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Obama's Notre Dame visit sparks renewed abortion culture wars

May 1, 2009 |  6:04 am

The famous golden dome at the University of Notre Dame in South Bend Indiana where Democrat president Barack Obama is to make a controversial speech May 17

President Barack Obama's upcoming commencement speech to graduating students of the University of Notre Dame, scheduled for May 17, has become more than a fight over whether a president who favors legal abortion should be honored by a Roman Catholic university.

The occasion of the speech has morphed into one of many political sparks that we daresay are leading to a re-ignition of the semi-dormant culture wars.

Those clashes died down during the Bush administration when social conservatives were placated by having a friend in the Oval Office who could, with the stroke of a pen, keep them happy on issues such as stem cell research, the so-called global gag rule about abortion, and the "conscience rule," which George W. Bush signed before leaving office. Also, the conflagration in Iraq and an economy melting down kept attention focused elsewhere.

But now, with a pro-choice (and pro-embryonic stem cell research) president and Congress, and a push for gay marriage that is not going away, the embers of the culture wars are glowing bright.

Right now, Ground Zero is South Bend, Ind., home to Notre Dame. 

The resurgent antiabortion activist Randall Terry, who became a Catholic in....

... 2005, obtained a private list of names and addresses of Notre Dame alumni and sent them letters about Obama's visit, which ticked off a number of them, according to a story in the South Bend Tribune. Terry has promised to turn the event into a "circus."

So far, Catholics have had a muted response to the controversy. A new poll conducted by the Pew Research Center's Forum on Religion & Public Life finds that most Catholics familiar with the issue support Notre Dame's decision to invite Obama to speak and receive an honorary degree.

However, the poll also found a deep division on the issue between Catholics who attend church often and those who don't. (Those who are more observant are less inclined to support Obama's appearance.)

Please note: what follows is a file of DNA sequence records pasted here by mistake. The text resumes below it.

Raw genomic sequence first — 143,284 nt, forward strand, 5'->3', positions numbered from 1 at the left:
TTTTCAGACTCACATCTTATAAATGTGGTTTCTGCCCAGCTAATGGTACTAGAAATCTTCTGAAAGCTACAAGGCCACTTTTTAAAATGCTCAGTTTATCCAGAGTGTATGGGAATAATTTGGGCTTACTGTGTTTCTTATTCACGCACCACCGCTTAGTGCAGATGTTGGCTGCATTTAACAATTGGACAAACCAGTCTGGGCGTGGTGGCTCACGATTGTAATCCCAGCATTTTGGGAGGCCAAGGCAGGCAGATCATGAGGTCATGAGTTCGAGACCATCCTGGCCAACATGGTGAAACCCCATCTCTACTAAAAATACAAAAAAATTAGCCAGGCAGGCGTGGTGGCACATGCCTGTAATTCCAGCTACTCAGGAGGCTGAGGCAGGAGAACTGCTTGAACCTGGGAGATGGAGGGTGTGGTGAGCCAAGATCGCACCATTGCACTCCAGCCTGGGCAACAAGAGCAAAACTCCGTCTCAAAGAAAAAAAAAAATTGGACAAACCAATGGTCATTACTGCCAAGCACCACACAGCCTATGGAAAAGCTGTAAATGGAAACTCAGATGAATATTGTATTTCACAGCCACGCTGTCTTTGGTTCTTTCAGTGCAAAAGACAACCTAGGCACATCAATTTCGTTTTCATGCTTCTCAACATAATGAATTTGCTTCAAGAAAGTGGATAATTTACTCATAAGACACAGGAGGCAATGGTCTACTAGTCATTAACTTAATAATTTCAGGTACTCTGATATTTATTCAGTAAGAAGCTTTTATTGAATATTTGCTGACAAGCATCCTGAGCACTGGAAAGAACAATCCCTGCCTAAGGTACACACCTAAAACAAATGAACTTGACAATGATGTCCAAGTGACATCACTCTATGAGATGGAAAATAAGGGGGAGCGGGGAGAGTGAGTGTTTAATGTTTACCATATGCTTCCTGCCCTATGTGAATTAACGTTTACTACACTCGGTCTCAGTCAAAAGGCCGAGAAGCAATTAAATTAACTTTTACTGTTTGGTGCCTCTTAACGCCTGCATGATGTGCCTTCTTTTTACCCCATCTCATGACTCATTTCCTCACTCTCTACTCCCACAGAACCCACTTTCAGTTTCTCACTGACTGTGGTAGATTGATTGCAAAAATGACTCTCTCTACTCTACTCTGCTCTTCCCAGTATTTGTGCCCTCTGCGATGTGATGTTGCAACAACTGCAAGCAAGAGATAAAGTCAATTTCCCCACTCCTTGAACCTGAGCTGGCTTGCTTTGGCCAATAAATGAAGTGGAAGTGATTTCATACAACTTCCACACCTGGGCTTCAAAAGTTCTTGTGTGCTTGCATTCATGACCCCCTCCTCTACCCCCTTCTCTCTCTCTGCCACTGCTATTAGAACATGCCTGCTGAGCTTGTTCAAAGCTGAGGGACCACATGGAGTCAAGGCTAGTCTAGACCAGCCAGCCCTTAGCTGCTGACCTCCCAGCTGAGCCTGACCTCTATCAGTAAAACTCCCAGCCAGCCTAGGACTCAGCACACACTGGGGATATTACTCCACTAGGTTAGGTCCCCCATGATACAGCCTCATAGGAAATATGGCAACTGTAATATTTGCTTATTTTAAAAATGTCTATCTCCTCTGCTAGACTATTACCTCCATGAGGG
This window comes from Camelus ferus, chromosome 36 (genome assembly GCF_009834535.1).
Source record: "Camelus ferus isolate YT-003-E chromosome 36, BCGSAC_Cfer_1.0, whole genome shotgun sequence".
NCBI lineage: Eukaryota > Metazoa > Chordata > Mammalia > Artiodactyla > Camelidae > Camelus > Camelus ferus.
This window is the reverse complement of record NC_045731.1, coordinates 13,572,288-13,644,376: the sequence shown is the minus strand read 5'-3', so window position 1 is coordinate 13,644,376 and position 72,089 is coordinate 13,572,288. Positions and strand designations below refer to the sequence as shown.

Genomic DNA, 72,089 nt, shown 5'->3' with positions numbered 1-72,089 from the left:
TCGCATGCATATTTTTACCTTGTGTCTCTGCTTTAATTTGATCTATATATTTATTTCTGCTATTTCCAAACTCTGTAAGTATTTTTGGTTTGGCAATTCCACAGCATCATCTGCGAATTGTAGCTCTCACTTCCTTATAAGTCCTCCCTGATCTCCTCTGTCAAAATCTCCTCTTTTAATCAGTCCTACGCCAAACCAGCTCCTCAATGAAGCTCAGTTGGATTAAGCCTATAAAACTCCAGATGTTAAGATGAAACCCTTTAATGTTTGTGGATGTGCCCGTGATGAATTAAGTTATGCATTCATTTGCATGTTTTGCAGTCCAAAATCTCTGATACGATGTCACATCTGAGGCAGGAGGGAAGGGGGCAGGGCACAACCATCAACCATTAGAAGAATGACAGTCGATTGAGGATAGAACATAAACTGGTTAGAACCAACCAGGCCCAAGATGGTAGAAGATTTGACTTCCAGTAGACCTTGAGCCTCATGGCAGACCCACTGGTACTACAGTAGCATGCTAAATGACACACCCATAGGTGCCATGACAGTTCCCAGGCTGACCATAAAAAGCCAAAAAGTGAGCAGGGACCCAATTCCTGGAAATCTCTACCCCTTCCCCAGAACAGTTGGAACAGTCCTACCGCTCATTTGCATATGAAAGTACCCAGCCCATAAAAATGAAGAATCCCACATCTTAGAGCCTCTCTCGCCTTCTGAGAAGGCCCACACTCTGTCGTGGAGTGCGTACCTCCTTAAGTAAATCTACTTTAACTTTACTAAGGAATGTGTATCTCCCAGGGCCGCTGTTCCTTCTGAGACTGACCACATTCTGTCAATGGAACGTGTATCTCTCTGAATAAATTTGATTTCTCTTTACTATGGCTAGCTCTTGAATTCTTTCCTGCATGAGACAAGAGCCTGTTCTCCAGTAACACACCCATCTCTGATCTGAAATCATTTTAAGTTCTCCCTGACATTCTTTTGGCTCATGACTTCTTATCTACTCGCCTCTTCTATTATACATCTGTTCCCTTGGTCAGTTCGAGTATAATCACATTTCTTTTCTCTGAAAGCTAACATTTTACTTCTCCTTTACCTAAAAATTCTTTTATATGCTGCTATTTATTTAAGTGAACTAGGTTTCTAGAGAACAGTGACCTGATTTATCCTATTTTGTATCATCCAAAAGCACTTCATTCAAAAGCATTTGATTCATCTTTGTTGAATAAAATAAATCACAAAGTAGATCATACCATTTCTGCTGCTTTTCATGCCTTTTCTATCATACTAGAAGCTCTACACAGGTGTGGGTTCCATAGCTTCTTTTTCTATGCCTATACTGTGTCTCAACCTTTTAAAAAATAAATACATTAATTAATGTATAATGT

The absence of a general backlash on the part of Catholics to Notre Dame's invitation to Obama should  probably not come as a surprise, given that most Catholics -- 54% --  voted for Obama in November and give him high approval ratings.

But at least one high-profile Catholic will boycott the event.

Mary Ann Glendon, a Harvard law professor who served as U.S. ambassador to the Vatican under President George W. Bush, was to have been the 2009 recipient of the Laetare Medal, considered among the highest honors for an American Catholic. Notre Dame has bestowed the medal each year since 1883.

But Glendon has announced she will decline the award. In a written statement, she said that Notre Dame's decision to give an honorary degree to Obama violates a 2004 request by the U.S. Catholic bishops that Catholic institutions not honor " 'those who act in defiance of our fundamental moral principles.' "

"That request," wrote Glendon, "which in no way seeks to control or interfere with an institution’s freedom to invite and engage in serious debate with whomever it wishes, seems to me so reasonable that I am at a loss to understand why a Catholic university should disrespect it."

-- Robin Abcarian

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Photo: University of Notre Dame

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